Rising ‘mugshots’ for sale
Rare police mugshots of Easter Rising rebels to be auctioned in London - but who is the 12th man?
Top row: (left-to-right): 1 P.E. Sweeney; 2 J.J. Walsh; 3 T Hunter; 4 W Tobin. Middle Row: 5 J Byrne; 6 P Beazley; 7 D O’Callaghan; 8 J Bevan. Bottom row: 9 P.C. Doyle; 10 J Melinn; 11 J.J. Hughes; 12 “unknown”.
To the British authorities in 1916 Dublin they were a “dirty dozen” of criminals; to Irish nationalists “twelve good men and true”.
A portfolio of 12 very rare police “mugshots” of Irish Volunteers arrested between May 5th and May 11th, 1916, after the Easter Rising, will be auctioned in London on Wednesday.
International auctioneers Bonhams said the set of gelatine silver prints shows each of the “suspects face-on and in profile” along with their arrest dates.
Officials at the National Archives of Ireland and the Military Archives in Dublin said they had not been aware that such photographs existed and that “others could be out there”, raising the possibility that a major cache of similar photographs remains to be discovered including, of course, images of the leaders of the Rising who were executed.
Over 3,000 people were arrested following the Rising. It was likely that the other people arrested must also have been photographed.
It is not known how many 1916 rebels’ “mugshots” were taken nor if the other photographs have survived. They may have been destroyed or could have been taken back to England when the British left in 1922 and may be lost or mislaid.
Bonhams said that this set of photographs had been inherited by a descendant of “Patrick Smith, a Dublin police sergeant in 1916”, and were acquired by an unnamed collector in London 18 years ago who has now decided to sell them. It is not known why Smith decided to keep this particular set of images.
The photographs were taken at Richmond Barracks in Dublin – a British army facility in Inchicore where most of the rebels were taken after the Rising. It is believed that the photographs were taken by the Dublin Metropolitan Police, who were called in to assist the military in processing the detainees.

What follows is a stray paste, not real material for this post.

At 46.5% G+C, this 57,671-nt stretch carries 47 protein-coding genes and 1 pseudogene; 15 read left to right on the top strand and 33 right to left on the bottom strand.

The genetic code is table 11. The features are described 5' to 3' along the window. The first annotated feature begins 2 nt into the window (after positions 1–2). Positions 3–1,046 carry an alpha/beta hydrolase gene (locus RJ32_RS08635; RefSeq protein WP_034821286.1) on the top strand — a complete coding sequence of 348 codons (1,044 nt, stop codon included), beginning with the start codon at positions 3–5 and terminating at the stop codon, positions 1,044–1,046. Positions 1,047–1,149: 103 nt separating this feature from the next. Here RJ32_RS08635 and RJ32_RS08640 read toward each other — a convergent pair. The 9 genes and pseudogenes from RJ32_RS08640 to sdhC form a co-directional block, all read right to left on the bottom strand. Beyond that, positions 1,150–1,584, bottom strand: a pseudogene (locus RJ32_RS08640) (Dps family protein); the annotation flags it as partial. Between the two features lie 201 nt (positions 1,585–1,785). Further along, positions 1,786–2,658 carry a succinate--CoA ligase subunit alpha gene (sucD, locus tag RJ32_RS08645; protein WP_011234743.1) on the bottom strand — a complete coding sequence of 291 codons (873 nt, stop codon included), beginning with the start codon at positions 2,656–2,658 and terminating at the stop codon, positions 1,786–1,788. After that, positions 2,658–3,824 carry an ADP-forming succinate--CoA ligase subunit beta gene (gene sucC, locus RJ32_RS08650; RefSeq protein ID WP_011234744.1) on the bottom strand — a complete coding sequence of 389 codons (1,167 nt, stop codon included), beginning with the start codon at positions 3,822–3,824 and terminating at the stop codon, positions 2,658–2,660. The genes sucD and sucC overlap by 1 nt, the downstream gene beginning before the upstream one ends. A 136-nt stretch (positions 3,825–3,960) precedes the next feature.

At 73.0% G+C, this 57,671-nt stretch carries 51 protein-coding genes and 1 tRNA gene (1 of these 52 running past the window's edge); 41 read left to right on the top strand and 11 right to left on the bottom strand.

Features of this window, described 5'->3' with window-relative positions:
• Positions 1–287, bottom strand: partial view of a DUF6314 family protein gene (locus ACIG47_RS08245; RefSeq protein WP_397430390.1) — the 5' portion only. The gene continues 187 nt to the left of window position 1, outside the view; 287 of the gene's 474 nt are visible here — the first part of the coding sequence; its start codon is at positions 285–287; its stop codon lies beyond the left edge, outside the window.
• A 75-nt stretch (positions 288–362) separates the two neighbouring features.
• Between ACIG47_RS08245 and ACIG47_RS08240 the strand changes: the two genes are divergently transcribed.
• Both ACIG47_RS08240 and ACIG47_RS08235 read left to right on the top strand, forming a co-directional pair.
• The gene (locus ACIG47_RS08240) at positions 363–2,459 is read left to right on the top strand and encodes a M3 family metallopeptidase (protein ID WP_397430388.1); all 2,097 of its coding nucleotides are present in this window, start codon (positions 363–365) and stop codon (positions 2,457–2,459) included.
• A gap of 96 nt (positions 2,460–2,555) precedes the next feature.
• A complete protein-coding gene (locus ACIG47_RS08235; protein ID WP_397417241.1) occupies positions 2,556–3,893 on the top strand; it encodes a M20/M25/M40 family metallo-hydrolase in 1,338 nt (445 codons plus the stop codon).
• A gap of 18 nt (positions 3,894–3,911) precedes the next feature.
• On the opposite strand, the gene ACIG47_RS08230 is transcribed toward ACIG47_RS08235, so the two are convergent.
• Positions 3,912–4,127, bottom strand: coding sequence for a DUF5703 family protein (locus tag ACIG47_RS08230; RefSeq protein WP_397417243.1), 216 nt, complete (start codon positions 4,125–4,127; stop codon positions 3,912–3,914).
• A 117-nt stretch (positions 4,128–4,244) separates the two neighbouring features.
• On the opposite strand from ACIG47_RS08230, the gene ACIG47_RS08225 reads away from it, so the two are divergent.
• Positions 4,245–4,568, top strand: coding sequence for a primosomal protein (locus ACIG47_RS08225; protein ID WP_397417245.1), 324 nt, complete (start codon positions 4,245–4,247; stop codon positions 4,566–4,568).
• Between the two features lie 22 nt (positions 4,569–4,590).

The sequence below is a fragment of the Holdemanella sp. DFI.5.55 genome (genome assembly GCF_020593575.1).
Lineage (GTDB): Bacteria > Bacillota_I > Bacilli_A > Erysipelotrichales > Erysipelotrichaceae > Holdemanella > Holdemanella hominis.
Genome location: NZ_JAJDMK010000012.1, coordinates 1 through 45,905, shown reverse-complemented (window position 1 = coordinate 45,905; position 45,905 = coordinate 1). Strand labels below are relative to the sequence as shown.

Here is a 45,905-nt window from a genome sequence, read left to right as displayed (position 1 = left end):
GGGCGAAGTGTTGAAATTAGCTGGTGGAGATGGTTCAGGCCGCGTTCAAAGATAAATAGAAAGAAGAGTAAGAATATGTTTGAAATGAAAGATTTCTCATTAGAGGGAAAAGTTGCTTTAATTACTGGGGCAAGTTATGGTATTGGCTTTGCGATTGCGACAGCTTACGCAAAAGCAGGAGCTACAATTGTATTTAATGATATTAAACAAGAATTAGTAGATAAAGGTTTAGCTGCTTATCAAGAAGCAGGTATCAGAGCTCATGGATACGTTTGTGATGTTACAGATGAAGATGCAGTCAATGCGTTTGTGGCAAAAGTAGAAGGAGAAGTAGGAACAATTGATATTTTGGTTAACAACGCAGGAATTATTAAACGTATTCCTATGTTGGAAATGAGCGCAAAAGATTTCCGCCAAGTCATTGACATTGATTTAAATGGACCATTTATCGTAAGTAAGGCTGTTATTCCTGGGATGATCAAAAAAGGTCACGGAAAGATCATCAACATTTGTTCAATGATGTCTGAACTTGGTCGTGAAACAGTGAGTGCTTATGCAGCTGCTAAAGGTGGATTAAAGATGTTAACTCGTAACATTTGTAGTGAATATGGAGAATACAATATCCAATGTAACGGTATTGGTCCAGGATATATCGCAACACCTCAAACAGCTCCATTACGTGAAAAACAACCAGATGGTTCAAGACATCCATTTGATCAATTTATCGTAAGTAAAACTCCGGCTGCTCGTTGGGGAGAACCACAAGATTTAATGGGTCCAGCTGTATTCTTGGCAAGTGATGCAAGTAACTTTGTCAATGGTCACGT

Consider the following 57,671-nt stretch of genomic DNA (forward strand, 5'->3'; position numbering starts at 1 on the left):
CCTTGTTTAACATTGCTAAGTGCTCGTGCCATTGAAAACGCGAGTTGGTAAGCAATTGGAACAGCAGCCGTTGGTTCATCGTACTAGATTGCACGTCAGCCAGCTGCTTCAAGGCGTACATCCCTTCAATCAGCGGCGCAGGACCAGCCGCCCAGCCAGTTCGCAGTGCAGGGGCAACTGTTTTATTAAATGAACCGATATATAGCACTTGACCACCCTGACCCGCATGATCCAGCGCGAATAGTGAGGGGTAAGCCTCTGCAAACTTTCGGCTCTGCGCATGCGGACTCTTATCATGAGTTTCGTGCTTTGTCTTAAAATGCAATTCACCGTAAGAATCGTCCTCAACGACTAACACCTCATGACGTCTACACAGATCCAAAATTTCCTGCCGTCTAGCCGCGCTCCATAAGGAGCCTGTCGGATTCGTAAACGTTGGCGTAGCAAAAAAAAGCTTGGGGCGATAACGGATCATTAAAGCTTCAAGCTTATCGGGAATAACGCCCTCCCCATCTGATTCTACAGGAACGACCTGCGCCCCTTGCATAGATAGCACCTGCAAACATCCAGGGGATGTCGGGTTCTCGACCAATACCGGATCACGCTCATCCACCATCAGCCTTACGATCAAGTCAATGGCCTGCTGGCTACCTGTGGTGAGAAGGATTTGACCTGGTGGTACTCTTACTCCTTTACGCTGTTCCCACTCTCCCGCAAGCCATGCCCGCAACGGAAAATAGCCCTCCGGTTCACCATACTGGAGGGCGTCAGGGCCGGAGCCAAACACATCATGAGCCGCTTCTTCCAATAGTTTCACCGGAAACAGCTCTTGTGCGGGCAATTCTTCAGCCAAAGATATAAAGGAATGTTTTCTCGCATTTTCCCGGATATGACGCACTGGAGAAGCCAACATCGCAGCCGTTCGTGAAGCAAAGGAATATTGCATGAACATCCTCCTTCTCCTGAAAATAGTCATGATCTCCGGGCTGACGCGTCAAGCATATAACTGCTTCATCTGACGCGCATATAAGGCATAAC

Some of the men are dressed in uniform, others are wearing civilian clothing. Each pair of images is captioned with the man’s name, date of arrest and a serial number suggesting that all the other detainees may have been similarly photographed.
Bonhams said the name of the 12th man was “indistinct” and has not yet been deciphered. The auctioneers hoped that somebody in Ireland would recognise the image.
Bonhams said the photographs would go under the hammer on Wednesday, June 15th, at its saleroom in Knightsbridge with a top estimate £4,000 (€5,200).
Some of the men photographed were court-martialed and sentenced to be executed but had their sentences commuted.
Most of the rebels [and possibly all of those in these photographs] were sent to jails in England and then the Frongoch internment camp in Wales until released under the terms of an amnesty by the British government a year later.
Some of the men in the photographs later became well-known public figures in Ireland.
JJ Walsh (photo No 2), who had fought with GPO garrison and was sentenced to death by court-martial but had his sentence commuted, became a Cumann na nGaedheal TD and a minister for posts and telegraphs in WT Cosgrave’s government.
He retired from Dáil Éireann in 192,7 and died in 1948.
William (Liam) Tobin (photo No 4), of the Four Courts garrison and whose death sentence was also commuted, later joined “The Squad”, an IRA unit established by Michael Collins to assassinate British spies in Dublin during the War of Independence, and lived until 1963.
P Beazely (photo No 6) was born Percy Frederick Beazley but is now known by the Irish version of his name: Piaras Béaslaí. He was sentenced to penal servitude for three years for his role in the Rising and sent to jail in England. He later supported the Anglo-Irish Treaty and during the Civil War backed Collins. He published his acclaimed biography Michael Collins and the Making of a New Ireland in 1926, and lived until 1965.
Richmond Barracks, where the men were detained and photographed, was taken over by the Irish Free State in 1922 when the British Army left Ireland and renamed Keogh barracks. It closed down soon afterwards.